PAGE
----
On December 21st individuals shut of the flow of oil on Enbridge’s line 9 pipeline.
At 7:30 in the morning, individuals used the manual hand wheel at a valve site to shut off the flow of oil through line 9 as an act of protest. They then locked themselves on site to prevent the operation of the pipeline.
Line 9 is a highly contested tar sands pipeline that began shipping crude earlier this month between Sarnia and Montreal. Those involved assert that the operation of line 9 is a violation of indigenous sovereignty and treaty rights. “It’s clear that tar sands projects represent an ongoing cultural and environmental genocide.” Vanessa Gray asserts. “I defend the land and water because it is sacred. I have the right to defend anything that threatens my traditions and culture.”
Line 9 has faced opposition from several of the 18 First nations along its route. Chippewas of the Thames first nation is currently challenging the pipeline in Supreme Court, on the basis of non-consultation.
“The fact that line 9 is currently in operation really just adds to the urgency for people to act. I’m here because the negative impacts of the oil industry are taking place right now, every day.” Says Stone Stewart, another of the individuals secured within the valve site.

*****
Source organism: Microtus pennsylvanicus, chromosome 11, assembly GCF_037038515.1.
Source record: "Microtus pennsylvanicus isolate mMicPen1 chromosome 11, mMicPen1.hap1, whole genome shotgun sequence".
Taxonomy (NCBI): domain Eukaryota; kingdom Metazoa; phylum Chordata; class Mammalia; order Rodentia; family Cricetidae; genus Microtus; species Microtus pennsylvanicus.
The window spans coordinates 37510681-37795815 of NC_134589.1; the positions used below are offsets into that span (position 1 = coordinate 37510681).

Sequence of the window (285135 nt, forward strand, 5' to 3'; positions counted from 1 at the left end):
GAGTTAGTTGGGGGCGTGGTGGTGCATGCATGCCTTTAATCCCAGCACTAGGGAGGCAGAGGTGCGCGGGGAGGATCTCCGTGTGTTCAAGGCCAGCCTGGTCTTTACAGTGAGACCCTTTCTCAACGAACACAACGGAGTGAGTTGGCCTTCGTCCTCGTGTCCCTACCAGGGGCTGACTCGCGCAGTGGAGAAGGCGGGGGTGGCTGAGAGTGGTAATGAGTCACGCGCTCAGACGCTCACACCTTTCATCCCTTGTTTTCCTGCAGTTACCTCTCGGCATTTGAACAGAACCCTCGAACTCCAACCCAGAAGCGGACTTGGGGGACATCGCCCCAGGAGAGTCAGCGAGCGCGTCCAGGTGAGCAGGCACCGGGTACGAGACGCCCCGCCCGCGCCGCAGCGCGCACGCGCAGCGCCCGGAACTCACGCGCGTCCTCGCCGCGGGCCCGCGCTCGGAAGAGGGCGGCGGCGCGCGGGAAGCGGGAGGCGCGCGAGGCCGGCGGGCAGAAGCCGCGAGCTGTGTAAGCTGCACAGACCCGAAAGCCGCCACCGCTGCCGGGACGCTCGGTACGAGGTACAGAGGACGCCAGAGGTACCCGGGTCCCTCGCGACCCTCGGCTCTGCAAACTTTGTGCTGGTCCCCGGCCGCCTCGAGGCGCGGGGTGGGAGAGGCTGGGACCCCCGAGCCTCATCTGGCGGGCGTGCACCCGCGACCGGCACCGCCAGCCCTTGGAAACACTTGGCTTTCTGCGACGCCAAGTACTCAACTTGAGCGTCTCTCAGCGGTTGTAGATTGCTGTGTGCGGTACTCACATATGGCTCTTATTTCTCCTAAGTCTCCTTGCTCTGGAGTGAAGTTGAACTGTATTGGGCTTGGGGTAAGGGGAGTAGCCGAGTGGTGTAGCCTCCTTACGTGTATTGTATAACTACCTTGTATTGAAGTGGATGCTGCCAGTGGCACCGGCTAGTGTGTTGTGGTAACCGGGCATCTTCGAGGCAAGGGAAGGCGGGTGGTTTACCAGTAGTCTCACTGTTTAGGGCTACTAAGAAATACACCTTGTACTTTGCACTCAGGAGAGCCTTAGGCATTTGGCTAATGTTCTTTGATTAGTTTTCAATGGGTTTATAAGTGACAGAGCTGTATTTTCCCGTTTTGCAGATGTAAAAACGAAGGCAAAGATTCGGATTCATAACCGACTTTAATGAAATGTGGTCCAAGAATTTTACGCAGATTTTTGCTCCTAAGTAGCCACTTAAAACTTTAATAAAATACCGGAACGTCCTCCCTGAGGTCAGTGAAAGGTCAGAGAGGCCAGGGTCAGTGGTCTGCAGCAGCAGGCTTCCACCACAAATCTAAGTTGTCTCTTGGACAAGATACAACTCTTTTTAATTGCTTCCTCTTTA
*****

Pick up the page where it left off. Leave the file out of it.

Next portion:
The tarsands are known to be the second leading cause of deforestation in the world and permanently contaminate over 7 million barrels of water every day. Locally Aamjiwnaang first nation experiences skewed sex ratios and high rates of respiratory illness because of nearby petrochemical refineries.
“The crown is failing in their obligation to consult with first nations about pipelines.” Sarah Scanlon, one of the individuals involved. “As settlers it’s our responsibility to respect Indigenous land rights and support those protecting the land and water on the frontlines.”